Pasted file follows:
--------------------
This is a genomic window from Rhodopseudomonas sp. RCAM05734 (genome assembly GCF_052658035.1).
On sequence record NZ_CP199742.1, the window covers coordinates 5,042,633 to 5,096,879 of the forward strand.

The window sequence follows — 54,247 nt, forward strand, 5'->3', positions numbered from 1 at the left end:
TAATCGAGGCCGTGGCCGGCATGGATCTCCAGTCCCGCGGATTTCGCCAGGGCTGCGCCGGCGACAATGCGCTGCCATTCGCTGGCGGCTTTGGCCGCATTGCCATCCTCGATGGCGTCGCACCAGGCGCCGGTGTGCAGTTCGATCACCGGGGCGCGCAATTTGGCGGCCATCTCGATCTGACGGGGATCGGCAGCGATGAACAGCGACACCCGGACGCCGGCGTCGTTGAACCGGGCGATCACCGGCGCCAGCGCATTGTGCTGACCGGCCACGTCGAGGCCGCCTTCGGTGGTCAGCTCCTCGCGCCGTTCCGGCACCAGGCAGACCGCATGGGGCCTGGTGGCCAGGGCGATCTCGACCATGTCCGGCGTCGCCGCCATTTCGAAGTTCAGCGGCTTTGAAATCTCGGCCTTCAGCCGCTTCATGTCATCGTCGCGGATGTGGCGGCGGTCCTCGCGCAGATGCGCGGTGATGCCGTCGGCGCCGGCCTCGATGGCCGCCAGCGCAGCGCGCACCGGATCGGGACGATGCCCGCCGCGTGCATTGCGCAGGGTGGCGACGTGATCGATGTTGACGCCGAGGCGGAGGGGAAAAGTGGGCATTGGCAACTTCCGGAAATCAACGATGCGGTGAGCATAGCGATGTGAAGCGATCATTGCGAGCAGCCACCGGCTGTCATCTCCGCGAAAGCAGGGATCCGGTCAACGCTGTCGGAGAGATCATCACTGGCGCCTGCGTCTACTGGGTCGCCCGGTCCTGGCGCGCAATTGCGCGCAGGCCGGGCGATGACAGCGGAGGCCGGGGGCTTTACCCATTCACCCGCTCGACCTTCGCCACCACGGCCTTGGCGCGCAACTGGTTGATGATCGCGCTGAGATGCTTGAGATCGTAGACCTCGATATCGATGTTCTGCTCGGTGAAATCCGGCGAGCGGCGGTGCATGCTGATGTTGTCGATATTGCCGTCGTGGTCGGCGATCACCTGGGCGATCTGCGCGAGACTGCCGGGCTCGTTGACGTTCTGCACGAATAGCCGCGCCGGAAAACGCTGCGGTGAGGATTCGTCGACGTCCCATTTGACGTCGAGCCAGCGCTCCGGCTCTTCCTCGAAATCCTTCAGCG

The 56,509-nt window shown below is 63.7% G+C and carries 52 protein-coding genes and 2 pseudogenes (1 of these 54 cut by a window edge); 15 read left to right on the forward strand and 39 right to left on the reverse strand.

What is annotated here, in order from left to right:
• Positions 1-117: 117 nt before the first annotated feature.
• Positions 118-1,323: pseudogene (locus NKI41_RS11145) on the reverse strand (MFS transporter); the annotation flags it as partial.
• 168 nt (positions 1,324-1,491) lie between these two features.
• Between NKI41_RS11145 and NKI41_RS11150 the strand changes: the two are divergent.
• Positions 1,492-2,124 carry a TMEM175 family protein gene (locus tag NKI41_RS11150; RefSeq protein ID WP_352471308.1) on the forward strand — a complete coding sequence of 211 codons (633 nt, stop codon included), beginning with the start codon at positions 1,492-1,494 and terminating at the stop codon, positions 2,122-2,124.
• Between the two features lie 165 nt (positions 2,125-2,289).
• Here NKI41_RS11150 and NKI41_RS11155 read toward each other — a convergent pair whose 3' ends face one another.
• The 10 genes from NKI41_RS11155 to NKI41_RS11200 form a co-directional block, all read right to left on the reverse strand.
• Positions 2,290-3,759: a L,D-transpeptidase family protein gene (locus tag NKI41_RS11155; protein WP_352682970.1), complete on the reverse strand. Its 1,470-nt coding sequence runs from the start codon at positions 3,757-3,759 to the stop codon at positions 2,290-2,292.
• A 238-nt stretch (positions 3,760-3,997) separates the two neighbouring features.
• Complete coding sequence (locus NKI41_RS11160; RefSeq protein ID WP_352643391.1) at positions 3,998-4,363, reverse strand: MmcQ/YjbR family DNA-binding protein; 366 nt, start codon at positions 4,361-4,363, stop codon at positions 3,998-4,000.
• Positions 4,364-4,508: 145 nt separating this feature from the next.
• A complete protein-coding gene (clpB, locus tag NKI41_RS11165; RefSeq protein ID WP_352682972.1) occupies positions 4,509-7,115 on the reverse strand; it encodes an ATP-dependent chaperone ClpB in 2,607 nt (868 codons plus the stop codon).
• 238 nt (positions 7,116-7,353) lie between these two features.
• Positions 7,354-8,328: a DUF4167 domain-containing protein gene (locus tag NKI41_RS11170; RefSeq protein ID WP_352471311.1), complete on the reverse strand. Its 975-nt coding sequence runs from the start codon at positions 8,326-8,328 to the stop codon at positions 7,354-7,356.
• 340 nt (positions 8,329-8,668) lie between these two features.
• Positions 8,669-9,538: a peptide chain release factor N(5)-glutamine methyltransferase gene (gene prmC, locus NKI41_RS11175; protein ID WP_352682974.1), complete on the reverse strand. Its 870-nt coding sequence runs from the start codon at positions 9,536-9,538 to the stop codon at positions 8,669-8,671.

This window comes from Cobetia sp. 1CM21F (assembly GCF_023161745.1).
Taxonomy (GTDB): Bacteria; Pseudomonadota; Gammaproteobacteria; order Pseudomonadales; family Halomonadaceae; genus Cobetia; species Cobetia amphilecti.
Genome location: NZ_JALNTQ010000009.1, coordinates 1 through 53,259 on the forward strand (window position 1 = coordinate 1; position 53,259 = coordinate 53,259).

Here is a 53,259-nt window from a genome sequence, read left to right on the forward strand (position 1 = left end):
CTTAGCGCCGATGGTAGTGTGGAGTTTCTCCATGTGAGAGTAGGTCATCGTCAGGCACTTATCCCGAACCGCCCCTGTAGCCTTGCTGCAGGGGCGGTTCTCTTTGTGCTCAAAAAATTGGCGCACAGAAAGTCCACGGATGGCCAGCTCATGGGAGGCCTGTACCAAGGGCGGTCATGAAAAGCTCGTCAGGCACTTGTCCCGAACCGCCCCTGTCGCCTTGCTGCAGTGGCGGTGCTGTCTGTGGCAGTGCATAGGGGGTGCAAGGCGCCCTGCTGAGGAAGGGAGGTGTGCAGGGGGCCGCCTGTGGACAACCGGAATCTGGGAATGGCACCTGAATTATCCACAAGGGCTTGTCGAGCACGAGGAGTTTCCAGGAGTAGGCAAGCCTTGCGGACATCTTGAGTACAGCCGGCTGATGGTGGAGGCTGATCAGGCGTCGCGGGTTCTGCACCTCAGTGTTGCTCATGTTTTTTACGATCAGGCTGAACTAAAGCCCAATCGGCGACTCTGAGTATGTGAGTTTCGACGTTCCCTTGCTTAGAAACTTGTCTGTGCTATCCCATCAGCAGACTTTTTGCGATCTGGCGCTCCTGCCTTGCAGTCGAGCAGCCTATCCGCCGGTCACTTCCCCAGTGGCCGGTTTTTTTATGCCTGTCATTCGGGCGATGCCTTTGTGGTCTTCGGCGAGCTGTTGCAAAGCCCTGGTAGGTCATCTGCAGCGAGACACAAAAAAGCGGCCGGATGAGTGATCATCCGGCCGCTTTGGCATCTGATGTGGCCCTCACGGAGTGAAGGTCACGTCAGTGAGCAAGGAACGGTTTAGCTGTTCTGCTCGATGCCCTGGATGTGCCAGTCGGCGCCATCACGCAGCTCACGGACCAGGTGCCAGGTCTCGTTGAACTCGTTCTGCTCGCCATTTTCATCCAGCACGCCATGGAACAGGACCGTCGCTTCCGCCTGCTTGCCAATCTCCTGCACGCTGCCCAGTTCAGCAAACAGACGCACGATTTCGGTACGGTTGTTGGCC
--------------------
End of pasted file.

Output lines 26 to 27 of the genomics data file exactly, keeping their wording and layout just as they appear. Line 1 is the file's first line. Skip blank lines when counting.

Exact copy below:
Genome location: NZ_JALNTQ010000009.1, coordinates 1 through 53,259 on the forward strand (window position 1 = coordinate 1; position 53,259 = coordinate 53,259).

Here is a 53,259-nt window from a genome sequence, read left to right on the forward strand (position 1 = left end):